Despite ad, Tea Party is skeptical of Larson’s campaign finance reform bill

WASHINGTON–Supporters of a public financing system for U.S. House and Senate candidates have wrapped themselves in the Tea Party flag, with an ad touting support from this election season’s hottest new political force. But they shouldn’t count on a Sarah Palin or Glenn Beck endorsement anytime soon.

At issue is a proposal, sponsored by Rep. John Larson, D-1st District, to allow congressional candidates who raise money from small donors and forgo PAC donations to tap into a federal financing system to help fund their campaigns.

The bill, called the Fair Elections Now Act, advanced in the House Thursday, winning approval from a key committee. “So many campaigns, including in Connecticut, are awash in money,” Larson said. “We have to return this process to the people.”

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Rep. John Larson

But while many Tea Party activists may embrace Larson’s goal of getting big, special interest money out of politics, his solution isn’t likely to prompt a groundswell of conservative support.

“This is just another example of bureaucracy in action, with self-appointed elites determining how everyone should play today,” said Rob Gaudet, a member of the Atlanta-based Tea Party Patriots. He said one of the bill’s provisions, which would impose a new fee on large government contractors to cover some of the costs of a public financing system, smacks of “class warfare and goes against everything the Tea Party stands for.”

Gaudet was responding to an ad campaign launched last weekend, part of an $8 million blitz in favor of the measure by a coalition of liberal and campaign finance reform groups. In addition to the predictable liberal voices, the ad features interviews with conservatives-most notably Tea Party attendees of the recent Glenn Beck rally in Washington-saying there’s too much money in politics and the Fair Elections bill is a great solution.

“Given the voter uprising we are seeing across the country, members of Congress ought to be pass this bill immediately,” David Donnelly, campaign manager for the Campaign for Fair Elections, said in a press release highlighting the new advertisement.

Why are backers of the bill so eager to tout Tea Party support for this bill that would dramatically reshape the campaign finance system?

“People tend to say this is a liberal issue, but the truth is that everyone believes Washington’s been bought off,” said Adam Smith, a spokesman for the Public Campaign Action Fund, part of the coalition funding the ad campaign. “We just wanted to show that these conservative activists, the ones everyone is talking about this election, they also see this as a problem. They’re not just angry at Democrats. They think their voices are not being heard and are being drowned out by these special interest donors and corporate backers.”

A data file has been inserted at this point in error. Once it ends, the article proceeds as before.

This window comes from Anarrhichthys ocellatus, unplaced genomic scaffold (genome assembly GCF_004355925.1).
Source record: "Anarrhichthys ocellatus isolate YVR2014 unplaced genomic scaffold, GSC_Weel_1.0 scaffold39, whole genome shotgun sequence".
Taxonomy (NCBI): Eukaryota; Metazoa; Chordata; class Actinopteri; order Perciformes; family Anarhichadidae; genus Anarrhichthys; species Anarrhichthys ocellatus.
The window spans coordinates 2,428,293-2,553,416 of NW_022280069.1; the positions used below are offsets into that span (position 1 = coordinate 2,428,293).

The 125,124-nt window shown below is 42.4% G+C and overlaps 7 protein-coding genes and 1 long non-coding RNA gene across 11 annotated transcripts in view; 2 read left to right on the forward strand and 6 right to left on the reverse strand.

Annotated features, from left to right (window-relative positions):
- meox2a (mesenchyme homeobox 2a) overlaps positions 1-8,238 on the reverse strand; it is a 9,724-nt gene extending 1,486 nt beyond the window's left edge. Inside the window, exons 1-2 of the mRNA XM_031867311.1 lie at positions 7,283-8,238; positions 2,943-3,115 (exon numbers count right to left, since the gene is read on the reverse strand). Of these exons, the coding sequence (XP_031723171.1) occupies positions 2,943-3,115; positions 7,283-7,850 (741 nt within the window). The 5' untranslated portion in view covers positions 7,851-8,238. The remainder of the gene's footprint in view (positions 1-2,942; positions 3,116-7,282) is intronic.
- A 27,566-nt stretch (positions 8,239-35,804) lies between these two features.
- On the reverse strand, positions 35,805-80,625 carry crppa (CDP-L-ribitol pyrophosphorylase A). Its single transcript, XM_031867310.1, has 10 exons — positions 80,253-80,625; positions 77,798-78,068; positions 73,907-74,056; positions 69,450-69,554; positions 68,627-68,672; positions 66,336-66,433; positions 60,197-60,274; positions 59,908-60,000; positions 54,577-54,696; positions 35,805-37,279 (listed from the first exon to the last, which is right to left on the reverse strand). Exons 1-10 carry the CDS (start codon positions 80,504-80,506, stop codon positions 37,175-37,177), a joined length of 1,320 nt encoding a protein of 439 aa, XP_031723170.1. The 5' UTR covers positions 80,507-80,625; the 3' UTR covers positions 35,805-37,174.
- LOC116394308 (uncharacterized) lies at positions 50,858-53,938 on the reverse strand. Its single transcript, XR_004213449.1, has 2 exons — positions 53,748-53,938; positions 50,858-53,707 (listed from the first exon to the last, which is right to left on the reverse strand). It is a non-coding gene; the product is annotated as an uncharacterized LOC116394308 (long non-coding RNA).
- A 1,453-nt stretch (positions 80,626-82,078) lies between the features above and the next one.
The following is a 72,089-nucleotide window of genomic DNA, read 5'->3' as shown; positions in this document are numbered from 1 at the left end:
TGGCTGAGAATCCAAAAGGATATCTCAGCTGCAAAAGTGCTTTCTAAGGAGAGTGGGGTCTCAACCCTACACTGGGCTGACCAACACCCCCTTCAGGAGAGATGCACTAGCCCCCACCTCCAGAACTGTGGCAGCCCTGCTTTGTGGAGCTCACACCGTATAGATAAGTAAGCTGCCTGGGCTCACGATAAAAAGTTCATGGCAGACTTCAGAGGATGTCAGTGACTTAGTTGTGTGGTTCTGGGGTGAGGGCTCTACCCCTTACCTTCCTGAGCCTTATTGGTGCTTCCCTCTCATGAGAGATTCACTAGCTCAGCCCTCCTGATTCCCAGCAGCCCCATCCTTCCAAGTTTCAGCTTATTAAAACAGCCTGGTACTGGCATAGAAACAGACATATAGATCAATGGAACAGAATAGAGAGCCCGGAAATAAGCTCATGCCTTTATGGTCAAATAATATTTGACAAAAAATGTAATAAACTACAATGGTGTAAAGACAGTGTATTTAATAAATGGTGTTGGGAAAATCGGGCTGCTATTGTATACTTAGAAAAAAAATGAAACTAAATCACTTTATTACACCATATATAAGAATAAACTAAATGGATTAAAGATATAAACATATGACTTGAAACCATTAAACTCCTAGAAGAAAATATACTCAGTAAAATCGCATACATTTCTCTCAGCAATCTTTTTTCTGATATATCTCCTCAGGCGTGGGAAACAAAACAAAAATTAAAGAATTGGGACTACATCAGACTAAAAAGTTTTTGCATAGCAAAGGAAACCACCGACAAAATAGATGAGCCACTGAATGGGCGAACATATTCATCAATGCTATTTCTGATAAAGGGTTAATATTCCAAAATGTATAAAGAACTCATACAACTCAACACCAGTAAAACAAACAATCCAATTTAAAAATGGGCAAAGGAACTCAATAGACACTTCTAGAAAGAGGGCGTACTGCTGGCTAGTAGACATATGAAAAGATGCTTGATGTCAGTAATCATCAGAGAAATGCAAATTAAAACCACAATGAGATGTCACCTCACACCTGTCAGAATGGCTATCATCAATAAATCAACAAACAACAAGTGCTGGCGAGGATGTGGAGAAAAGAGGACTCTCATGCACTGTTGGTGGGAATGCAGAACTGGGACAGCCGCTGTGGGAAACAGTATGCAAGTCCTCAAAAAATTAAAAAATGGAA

But Gaudet and others speculated that that the Tea Party activists interviewed for the ad didn’t get the full scoop on Larson’s bill, which would create a voluntary federal public financing system for congressional candidates. Modeled on state public campaign funding programs like the one in Connecticut, the bill would allow candidates who raise a certain amount of money from small donors–those who give $100 or less–to get $4 in federal matching funds for every $1 dollar they raise from individuals in their home state.

Larson said he hadn’t seen the ad and didn’t think a claim of Tea Party support would make any difference one way or another.

But he noted that one other goal of the bill–to open up the current system to lesser-known challengers who can’t attract the same kind of big-money support as incumbents like himself–could provide critical support for Tea Party candidates. “It does have the opportunity to open up democracy to greater participation,” Larson said.

To be sure, Tea Party candidates in Connecticut have been torn over whether to participate in the state public financing system.

“That has been a big question … and a bit of a dilemma,” said Joe Markley, a Tea Party activist and Republican who is running for state Senate from Southington. Markley said some have shunned the funding, even though it puts them at an electoral disadvantage.

Markley, for his part, dropped off his qualification paperwork today and hopes to get an $85,000 check for his campaign in the coming days. He said he figured he might as well play by the current rules even if he doesn’t like them.

As for Larson’s bill, he said, “I think a lot of people in the Tea Party would agree that there’s a problem with election financing and … certainly [share] the sense that big corporations and big unions are overwhelming the will of the people. But the solution is not to get government into it … If I had a chance to vote against it, I would.”